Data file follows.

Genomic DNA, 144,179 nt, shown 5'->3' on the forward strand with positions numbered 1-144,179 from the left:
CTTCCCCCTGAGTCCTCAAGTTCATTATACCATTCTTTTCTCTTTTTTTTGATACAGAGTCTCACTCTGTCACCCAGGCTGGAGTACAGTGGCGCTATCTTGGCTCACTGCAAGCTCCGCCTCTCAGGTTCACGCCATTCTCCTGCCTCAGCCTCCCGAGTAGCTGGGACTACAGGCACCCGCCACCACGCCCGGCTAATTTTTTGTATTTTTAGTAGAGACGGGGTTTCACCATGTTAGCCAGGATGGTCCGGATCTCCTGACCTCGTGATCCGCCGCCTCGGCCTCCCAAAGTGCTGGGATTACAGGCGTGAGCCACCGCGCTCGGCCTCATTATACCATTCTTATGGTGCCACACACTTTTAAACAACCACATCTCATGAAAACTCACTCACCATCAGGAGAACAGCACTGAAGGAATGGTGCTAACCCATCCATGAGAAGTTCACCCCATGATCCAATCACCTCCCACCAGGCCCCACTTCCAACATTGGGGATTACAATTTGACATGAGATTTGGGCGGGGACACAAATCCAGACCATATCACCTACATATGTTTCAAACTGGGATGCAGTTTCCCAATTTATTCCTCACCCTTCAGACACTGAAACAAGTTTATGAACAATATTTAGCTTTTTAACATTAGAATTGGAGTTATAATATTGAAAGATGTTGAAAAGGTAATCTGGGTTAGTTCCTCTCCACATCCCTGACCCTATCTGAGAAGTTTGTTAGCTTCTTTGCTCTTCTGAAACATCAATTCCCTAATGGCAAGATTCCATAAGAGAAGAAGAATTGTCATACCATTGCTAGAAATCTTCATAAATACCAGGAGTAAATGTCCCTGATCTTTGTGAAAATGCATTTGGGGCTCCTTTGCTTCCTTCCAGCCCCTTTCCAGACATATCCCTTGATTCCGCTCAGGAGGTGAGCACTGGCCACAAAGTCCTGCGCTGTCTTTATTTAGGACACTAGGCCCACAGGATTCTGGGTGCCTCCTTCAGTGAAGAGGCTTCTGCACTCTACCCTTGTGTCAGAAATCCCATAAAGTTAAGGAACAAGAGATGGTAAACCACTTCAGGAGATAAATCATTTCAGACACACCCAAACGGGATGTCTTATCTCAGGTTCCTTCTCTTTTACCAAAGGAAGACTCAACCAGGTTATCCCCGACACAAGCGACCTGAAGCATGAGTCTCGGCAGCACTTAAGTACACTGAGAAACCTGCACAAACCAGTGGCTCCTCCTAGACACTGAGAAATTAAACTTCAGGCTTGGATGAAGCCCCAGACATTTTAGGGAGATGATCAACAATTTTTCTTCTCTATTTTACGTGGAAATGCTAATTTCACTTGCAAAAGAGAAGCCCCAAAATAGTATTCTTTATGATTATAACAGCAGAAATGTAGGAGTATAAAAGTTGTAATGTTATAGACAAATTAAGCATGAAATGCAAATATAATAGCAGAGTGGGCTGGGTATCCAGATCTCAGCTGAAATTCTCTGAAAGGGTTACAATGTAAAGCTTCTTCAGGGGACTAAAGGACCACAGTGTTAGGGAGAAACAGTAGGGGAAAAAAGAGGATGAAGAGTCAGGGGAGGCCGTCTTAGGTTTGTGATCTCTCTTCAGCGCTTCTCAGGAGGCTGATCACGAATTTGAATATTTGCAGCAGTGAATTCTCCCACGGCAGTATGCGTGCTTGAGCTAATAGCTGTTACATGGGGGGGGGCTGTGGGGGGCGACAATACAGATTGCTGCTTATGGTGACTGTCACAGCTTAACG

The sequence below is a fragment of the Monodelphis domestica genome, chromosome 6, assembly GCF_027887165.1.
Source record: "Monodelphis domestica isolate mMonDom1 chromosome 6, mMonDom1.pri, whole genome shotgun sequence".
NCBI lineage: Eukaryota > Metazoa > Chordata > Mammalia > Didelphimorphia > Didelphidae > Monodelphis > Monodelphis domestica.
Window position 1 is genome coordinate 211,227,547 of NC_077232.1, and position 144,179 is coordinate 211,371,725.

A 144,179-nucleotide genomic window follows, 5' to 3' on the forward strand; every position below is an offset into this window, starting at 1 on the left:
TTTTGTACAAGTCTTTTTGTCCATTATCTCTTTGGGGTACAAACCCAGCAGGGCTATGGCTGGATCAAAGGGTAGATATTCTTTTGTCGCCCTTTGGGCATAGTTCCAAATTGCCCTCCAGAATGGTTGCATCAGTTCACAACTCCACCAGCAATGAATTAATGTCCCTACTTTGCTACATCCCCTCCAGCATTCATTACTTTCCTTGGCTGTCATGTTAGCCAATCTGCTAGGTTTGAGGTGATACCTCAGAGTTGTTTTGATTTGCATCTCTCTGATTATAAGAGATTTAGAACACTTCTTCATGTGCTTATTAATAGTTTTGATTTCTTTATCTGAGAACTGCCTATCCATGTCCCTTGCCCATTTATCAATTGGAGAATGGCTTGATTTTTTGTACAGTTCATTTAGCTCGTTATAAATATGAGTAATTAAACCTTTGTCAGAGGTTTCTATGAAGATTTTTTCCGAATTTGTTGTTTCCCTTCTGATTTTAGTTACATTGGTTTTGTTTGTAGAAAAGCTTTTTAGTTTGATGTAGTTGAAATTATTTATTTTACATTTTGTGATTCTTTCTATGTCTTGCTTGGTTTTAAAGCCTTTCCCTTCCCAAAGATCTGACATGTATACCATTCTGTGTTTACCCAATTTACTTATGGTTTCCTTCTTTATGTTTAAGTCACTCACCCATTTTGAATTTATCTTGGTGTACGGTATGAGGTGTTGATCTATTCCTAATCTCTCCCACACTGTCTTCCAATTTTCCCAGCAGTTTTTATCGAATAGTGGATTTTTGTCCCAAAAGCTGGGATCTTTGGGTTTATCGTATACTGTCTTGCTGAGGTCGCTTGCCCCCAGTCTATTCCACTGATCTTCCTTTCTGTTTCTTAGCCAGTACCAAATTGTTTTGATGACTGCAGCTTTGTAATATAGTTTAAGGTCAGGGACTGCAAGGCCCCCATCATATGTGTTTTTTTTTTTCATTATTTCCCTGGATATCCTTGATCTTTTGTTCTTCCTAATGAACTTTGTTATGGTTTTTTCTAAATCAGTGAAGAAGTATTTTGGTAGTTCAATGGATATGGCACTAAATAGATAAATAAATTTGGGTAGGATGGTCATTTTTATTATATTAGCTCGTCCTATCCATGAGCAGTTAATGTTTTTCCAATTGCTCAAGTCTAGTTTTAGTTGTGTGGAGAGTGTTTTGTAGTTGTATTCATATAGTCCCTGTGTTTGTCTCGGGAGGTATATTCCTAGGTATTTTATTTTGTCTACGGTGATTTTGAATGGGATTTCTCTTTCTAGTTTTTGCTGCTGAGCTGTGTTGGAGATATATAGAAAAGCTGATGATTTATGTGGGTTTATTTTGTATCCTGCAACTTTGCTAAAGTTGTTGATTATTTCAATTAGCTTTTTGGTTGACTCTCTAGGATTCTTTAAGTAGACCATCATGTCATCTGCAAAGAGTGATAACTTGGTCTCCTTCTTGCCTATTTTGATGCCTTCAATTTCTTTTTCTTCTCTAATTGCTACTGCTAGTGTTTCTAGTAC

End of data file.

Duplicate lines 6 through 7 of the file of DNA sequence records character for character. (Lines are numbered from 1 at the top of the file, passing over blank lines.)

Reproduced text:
Window position 1 is genome coordinate 211,227,547 of NC_077232.1, and position 144,179 is coordinate 211,371,725.

A 144,179-nucleotide genomic window follows, 5' to 3' on the forward strand; every position below is an offset into this window, starting at 1 on the left: